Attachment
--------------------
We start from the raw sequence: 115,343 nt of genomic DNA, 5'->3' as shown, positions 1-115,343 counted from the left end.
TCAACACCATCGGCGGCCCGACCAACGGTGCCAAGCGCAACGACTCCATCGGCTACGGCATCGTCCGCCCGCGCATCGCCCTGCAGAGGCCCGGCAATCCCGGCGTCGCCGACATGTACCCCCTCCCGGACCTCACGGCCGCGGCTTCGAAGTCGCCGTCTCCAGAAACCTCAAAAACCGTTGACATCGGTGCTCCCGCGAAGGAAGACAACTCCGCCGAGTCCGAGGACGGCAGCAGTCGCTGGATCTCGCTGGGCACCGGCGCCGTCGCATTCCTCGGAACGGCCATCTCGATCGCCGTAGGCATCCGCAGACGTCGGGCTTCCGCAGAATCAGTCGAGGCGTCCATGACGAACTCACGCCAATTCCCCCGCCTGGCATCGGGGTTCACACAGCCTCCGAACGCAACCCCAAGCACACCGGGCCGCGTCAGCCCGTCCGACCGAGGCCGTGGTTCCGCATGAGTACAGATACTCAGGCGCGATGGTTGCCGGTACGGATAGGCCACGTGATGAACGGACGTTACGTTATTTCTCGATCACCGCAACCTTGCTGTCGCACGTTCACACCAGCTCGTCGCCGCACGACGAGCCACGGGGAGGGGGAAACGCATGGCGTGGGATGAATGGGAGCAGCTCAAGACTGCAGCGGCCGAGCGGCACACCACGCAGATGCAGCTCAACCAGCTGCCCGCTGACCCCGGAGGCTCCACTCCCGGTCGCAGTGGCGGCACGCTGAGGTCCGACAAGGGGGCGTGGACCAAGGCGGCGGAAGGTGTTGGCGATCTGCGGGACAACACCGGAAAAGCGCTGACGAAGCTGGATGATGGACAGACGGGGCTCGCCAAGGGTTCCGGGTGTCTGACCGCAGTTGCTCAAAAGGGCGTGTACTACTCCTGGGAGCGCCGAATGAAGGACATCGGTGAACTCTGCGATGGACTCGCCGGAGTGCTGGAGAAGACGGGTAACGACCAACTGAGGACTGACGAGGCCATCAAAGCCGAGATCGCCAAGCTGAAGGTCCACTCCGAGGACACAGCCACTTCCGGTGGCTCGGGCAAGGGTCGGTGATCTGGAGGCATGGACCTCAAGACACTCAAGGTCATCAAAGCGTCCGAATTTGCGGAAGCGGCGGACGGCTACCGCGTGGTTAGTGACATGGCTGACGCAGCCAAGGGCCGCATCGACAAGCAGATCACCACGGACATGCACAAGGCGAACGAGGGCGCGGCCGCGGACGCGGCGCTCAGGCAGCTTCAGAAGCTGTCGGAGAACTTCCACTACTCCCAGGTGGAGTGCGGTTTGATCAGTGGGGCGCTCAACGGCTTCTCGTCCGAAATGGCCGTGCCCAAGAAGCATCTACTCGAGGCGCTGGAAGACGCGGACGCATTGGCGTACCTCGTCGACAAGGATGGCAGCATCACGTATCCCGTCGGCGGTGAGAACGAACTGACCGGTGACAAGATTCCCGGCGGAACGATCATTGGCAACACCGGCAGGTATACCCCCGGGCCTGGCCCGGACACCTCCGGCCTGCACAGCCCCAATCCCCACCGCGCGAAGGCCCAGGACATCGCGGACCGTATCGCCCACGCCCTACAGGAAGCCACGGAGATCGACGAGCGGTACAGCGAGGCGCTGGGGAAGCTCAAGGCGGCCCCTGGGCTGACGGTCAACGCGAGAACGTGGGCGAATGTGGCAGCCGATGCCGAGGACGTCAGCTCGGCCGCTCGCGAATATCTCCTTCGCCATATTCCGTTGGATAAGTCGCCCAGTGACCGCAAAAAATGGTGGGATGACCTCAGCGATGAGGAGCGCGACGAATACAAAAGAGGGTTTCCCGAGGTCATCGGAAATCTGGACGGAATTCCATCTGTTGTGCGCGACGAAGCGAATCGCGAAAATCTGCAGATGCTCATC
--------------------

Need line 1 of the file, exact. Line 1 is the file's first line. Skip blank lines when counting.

We start from the raw sequence: 115,343 nt of genomic DNA, 5'->3' as shown, positions 1-115,343 counted from the left end.